Where Can You Play Elephant Polo?

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Courtesy Anantara Resorts

Field of giants: The action at last year's King's Cup

Beginning in the late 1980s, many of Thailand's elephants were decommissioned from laboring as timber haulers. So what's a retired pachyderm to do but play a little polo? From March 23 to 29, the Anantara luxury resort in northern Thailand's Golden Triangle will host the annual King's Cup, a matchup in which elephants replace the more traditional horses. Ten teams fielding players from around a dozen countries will be competing trunk to trunk. In case you're wondering, the tournament is sanctioned by the World Elephant Polo Association, which set game regulations in 1982. (Two key rules: elephants are not allowed to lie down in front of the goal, and they must resist the temptation to pick up the ball with their trunks.)

For hotel guests who want to join the action, the Anantara and the neighboring Four Seasons Tented Camp will field show teams that will play each other without disturbing competitive play. The tournament's proceeds go to charity, and so far the Cup has raised $200,000 for the National Elephant Institute, which ministers to Thailand's 3,000-plus domesticated Elephas maximus. One year's money covered the construction of a custom-made pachyderm ambulance. (See 10 things to do in Hong Kong.)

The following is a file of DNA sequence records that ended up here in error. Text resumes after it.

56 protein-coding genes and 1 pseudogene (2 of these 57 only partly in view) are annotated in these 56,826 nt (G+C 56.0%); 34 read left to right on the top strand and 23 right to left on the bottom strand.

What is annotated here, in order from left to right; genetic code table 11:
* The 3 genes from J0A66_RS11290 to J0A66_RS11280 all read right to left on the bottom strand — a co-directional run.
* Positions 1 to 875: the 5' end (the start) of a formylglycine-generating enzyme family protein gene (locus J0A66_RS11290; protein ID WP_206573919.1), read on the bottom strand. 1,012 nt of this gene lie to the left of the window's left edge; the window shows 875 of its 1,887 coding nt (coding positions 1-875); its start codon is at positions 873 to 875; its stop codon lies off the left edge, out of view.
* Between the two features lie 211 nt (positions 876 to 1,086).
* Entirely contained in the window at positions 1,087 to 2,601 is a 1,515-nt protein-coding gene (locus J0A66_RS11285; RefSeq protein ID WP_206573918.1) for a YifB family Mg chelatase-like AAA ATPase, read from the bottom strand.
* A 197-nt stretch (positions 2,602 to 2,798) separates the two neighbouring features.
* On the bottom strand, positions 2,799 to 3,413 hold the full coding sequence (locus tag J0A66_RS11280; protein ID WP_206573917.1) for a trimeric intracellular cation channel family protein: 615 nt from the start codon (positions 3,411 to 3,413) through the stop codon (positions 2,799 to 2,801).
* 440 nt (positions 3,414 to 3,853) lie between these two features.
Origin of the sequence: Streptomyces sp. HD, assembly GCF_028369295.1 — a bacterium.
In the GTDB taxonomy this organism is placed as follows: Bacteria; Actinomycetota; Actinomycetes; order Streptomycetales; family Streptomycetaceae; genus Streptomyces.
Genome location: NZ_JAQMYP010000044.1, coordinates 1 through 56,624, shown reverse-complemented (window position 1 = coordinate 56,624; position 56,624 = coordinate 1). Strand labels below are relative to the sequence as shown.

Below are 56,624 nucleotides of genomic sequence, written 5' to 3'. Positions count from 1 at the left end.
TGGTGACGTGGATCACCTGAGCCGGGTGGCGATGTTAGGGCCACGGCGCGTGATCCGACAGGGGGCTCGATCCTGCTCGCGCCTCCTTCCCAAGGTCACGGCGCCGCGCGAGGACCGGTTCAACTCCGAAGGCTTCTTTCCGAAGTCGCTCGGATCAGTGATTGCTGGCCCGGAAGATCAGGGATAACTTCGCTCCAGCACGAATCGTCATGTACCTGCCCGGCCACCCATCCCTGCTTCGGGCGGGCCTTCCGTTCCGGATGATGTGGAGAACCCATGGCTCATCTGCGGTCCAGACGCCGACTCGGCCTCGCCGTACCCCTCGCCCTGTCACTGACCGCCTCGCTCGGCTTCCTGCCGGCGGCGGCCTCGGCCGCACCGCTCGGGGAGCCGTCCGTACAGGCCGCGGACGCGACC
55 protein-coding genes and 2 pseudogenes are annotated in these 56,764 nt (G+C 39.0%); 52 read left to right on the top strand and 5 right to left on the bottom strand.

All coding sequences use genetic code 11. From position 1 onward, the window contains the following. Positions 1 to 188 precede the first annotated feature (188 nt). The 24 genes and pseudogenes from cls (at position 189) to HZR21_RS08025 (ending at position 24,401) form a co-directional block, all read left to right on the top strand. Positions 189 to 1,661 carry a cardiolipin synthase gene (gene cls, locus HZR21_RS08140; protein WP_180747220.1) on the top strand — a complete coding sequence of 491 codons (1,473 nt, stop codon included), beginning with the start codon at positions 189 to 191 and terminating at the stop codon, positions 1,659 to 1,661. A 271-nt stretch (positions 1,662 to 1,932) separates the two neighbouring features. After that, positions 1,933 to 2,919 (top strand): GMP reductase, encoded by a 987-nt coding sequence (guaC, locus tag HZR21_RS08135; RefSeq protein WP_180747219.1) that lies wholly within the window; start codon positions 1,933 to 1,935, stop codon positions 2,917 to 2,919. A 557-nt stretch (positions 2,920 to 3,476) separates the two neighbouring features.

The rest of the year, the Anantara and the Four Seasons, which are nestled in the lush forests near Thailand's border with Burma and Laos, collaborate on the Golden Triangle Asian Elephant Foundation. The sanctuary and hotel properties are home to around 30 elephants, all of which might otherwise be languishing as street beggars. Often, soliciting snacks from urbanites and tourists is the only way an owner can cover the cost of feeding an animal that in the wild eats up to 550 lb. (250 kg), or around 5% of its body weight, each day. (Foreigners may thrill at the sight of an elephant plodding past high-rises, but a smoggy metropolis is not a natural habitat for creatures unused to cars or open manholes.) Hotel guests who want to sponsor an elephant can volunteer about $1,000 a month for the animal's upkeep. The donation covers not only vet bills but also the salary of the beast's mahout, or elephant handler. And, of course, a never-ending supply of bananas. (See pictures of Singapore.)

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